Last March, after Commissioner Brill stepped down from the FTC, we blogged about the almost unprecedented situation where the FTC is down to three sitting Commissioners. Notwithstanding the unusual situation the Commission found itself in, it seems to have done well with just three Commissioners over the past 10 months. Today, however, Chairwoman Ramirez announced her resignation, effective February 10. Unless the incoming administration quickly nominates individuals to fill one or more of the now three vacancies and the Senate confirms them, the FTC will truly be in unchartered territory with just two Commissioners.
The rules, however, remain the same. And while the possibility of a deadlocked Commission is greater, as Commissioner Ohlhausen (one of the last two members of the tribe left on the island) recently pointed out in an article, most of the FTC’s decisions are unanimous and bipartisan. And what are the rules? The Commission can act as long as a majority of sitting and not recused Commissioners participate – in this case two, although if one of the two Commissioners recuses herself, then a single Commissioner would constitute a quorum (and the FTC starts to look a whole lot more like the CFPB). You can actually see this principle in action if you look at the Commission’s decision in the Prevagen case that we blogged about earlier this week where one of the three current Commissioners recused herself.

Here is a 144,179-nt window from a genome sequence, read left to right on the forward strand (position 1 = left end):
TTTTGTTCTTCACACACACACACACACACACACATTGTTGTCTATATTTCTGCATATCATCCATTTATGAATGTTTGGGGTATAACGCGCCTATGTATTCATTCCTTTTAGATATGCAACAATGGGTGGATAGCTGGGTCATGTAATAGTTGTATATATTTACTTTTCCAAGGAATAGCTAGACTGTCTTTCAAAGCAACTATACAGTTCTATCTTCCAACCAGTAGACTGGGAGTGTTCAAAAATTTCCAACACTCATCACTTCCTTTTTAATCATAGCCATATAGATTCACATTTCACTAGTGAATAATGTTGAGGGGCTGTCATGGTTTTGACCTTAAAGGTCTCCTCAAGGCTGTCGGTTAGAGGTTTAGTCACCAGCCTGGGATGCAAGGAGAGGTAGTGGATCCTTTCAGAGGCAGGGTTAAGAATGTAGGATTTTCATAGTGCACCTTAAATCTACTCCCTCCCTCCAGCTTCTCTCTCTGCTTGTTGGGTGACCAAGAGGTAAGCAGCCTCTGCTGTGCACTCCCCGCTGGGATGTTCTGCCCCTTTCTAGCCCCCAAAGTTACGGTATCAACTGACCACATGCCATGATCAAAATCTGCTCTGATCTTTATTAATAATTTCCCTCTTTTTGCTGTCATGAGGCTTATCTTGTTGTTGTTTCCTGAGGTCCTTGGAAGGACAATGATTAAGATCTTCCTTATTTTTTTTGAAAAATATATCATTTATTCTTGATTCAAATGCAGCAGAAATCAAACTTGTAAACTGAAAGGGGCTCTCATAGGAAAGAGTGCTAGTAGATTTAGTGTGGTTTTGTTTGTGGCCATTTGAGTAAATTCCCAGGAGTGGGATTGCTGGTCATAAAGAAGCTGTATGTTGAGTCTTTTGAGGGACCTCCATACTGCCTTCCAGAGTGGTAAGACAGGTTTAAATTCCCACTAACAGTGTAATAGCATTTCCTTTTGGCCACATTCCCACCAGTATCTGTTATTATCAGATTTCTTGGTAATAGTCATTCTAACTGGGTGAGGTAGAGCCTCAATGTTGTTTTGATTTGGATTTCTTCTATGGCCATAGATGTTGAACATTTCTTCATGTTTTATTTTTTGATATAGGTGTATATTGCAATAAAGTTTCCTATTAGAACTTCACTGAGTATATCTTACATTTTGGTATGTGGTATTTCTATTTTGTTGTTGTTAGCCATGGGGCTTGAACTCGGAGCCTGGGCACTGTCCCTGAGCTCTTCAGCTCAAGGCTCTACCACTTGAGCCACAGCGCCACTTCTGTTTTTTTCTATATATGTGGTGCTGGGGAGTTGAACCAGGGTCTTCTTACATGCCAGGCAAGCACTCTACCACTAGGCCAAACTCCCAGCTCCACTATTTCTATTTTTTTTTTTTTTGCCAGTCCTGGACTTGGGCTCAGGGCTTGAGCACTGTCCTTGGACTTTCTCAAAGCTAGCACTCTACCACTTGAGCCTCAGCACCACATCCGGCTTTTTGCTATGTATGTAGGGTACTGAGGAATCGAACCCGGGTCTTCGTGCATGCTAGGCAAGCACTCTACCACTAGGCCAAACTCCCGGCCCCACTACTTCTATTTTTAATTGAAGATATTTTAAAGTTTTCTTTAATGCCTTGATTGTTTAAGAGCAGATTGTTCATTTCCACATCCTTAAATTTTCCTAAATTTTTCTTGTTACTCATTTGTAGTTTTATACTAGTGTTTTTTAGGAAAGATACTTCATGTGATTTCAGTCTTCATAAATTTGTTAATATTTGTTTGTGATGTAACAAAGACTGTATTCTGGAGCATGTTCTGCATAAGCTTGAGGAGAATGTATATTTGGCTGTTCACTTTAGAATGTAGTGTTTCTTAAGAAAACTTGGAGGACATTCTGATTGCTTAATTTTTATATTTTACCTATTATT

And in case you’re wondering, the remaining two Commissioners’ terms expire in September 2017 (Comm. McSweeny) and September 2018 (Comm. Ohlhausen) (Commissioner terms are 7 years but those terms start and stop on a fixed date rather than when the Commissioner is sworn in. Often Commissioners are appointed to fill out the remaining term of a Commissioner who resigned, so Commission terms don’t necessarily expire in the order they arrived). Presumably Congress and the President-elect will act to fill the three vacancies quickly so that we don’t have to blog (and do the abstract math required) about what constitutes a quorum of zero.